Despite the objections of various campaign groups, the guided bus got the go-ahead (soon gaining the nickname of 'misguided bus'). Work was just starting when I left Cambridge in mid-2007, and it was expected to be open by April 2009.

Needles to say, it is still not open, and no opening date has been set. For details of just one of the problems they have yet to tackle, see this blog.

The costs are already out of control. It had originally been priced at £116.2 million, with £92.5 million coming from central government. This was my first problem with the scheme - even that initial price tag was extortionate. The latest figures are that BAM Nuttall's costs for the engineering works has increased from £88 million to £120 to £140 million. The total budget is going to be at least £161 million, or £10 million a mile.

So how does this compare?

Firstly, trams. The only tram system being built in the UK at the moment is the Edinburgh tram system. This will cost £512 million for a little over 11 miles of route, or £46 million a mile. Yet the Edinburgh tram system runs right through the middle of the city, and has complexities of traffic management and relocation of services (e.g. gas, electric and sewers) an order of magnitude greater than those of the Cambridge scheme. There would, however, be the problem of getting the trams into the centre of Cambridge from Chesterton; this could be done by on-road running or even, perhaps, by a new dedicated line alongside the railway.

Secondly, reopening the existing train line. This is the most obvious approach, but was widely ignored by the council. Reopening the 12 miles of the Claydon to Bletchley line will cost £134 million. This scheme is, on the face of it, roughly comparable to the St Ives to Cambridge line, both in terms of complexity and cost. The Edinburgh to Galashiels 'Waverley' line that is being reopened in Scotland will cost between £235 and £295 million for 35 miles - at about £8 million a mile, far cheaper than the Cambridge guided bus. According to Cast-Iron, the reopening of the St Ives to Cambridge railway line would have cost £50 million.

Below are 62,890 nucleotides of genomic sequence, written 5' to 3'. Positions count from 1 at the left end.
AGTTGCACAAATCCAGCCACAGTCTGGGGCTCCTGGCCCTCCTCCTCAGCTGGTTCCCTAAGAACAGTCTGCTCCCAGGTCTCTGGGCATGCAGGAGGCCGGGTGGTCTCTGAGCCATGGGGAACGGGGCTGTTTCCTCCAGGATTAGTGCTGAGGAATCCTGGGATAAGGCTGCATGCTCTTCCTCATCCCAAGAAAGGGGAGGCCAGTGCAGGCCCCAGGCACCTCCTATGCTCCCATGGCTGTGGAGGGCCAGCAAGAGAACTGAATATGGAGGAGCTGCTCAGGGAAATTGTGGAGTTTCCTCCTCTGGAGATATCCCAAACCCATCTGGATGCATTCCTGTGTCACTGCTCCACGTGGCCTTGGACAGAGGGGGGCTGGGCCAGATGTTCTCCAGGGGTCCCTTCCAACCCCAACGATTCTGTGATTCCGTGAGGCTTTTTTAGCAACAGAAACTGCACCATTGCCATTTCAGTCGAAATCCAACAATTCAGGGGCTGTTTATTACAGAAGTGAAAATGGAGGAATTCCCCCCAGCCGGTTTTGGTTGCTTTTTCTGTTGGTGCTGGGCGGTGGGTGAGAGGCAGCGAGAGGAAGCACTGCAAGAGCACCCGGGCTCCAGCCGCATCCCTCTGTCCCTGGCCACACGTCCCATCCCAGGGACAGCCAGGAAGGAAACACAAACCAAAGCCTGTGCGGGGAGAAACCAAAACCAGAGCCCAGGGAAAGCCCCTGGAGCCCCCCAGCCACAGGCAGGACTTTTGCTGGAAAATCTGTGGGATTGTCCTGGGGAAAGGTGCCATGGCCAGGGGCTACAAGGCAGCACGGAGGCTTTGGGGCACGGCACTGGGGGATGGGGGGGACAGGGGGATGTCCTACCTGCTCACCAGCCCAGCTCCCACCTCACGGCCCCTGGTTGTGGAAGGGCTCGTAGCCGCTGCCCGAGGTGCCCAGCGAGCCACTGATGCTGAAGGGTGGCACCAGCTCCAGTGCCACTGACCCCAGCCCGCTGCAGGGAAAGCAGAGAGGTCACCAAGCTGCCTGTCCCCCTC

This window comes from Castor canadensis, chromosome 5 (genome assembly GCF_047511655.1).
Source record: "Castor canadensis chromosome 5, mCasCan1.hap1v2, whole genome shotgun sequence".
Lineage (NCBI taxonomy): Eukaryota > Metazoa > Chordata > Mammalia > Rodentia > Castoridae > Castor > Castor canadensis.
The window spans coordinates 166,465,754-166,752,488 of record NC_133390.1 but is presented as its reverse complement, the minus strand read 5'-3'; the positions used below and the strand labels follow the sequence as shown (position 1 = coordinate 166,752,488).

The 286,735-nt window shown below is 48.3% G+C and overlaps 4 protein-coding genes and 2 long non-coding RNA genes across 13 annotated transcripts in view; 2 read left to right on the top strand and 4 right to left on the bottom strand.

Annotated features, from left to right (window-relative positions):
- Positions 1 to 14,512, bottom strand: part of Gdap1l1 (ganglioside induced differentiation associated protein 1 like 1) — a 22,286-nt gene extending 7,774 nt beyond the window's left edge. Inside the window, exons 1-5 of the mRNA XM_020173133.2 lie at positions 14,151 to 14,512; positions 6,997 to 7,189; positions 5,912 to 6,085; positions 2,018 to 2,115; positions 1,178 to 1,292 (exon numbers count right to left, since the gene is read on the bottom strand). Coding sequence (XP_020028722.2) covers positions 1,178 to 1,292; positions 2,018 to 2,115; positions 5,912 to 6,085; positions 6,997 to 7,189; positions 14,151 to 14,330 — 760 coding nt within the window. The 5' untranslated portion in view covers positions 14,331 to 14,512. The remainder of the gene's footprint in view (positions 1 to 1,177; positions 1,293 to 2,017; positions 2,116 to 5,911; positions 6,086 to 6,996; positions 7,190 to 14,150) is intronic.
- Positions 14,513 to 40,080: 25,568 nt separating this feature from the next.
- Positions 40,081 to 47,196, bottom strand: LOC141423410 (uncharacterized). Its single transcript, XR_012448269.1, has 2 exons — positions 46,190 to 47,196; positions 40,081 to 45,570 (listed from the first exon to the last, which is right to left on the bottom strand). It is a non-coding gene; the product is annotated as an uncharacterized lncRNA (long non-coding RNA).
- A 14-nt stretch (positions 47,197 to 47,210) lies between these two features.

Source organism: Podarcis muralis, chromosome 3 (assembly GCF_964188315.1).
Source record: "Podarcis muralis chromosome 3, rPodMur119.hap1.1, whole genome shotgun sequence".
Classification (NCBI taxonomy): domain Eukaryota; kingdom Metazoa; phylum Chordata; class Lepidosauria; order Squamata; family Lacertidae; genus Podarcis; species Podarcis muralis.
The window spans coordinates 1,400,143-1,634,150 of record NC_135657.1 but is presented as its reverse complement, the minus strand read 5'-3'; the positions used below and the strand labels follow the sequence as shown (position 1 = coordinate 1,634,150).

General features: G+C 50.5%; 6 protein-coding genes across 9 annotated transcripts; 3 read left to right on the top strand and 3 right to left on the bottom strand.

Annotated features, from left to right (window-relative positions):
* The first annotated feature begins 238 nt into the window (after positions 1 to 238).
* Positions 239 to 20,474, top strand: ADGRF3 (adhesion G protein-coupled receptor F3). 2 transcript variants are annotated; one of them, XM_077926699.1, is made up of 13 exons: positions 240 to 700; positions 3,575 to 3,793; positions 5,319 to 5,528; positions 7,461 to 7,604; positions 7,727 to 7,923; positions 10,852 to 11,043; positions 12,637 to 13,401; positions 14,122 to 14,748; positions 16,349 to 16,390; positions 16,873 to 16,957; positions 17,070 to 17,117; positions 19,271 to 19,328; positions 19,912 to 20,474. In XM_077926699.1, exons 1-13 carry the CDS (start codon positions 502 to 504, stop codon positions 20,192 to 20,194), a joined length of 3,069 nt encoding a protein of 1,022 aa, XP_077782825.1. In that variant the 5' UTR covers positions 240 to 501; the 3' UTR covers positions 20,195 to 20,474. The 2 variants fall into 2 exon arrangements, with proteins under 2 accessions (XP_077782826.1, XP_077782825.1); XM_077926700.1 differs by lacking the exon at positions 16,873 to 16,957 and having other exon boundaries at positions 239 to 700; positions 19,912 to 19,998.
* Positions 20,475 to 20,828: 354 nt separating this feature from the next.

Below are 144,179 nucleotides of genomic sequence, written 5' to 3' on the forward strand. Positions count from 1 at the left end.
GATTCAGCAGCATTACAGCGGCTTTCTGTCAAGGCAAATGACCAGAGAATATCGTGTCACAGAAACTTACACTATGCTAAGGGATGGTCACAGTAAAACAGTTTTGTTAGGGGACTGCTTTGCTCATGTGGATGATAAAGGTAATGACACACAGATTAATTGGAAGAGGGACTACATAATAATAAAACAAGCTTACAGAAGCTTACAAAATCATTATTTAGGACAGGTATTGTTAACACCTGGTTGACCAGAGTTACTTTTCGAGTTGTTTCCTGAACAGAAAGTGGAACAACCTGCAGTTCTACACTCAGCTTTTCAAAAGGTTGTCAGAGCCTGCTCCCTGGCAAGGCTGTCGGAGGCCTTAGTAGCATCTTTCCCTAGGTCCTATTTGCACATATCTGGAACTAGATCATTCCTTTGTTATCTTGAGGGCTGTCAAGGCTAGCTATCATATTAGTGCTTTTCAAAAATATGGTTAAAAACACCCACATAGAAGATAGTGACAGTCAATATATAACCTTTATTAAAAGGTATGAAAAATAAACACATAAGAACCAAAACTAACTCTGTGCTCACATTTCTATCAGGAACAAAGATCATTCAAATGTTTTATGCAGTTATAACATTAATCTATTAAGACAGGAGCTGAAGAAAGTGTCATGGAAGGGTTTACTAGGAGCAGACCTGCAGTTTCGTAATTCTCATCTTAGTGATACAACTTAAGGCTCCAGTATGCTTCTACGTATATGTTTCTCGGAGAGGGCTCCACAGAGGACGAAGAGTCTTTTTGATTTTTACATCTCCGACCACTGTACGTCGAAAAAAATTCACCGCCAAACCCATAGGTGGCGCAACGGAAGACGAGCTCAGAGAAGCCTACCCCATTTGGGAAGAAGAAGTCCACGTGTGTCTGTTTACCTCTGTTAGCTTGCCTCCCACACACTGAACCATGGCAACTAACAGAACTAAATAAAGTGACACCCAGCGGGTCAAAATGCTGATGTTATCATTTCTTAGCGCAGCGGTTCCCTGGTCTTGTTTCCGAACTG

This is important, as other towns are planning similar schemes. There are plans for a buided busway between Luton and Dunstable using an old railway line. Given the experience of Cambridge, I wonder how much the cost estimates of £83 million will be exceeded.

So what will happen? I have always suspected that, with time, the guided busway would become a proper road, as has happened in the case of some other closed busways. The maintenance road has widened the route, removing one of the main reasons for building the guided bus. A simple question can therefore be asked: how long before they decide to spend another few million pounds converting the busway into a road?

The project should be seen as a case-study in how not to plan and implement a transport system. Yet all sides are too involved to either back out or think again, leaving Cambridgeshire and national taxpayers picking up the bill.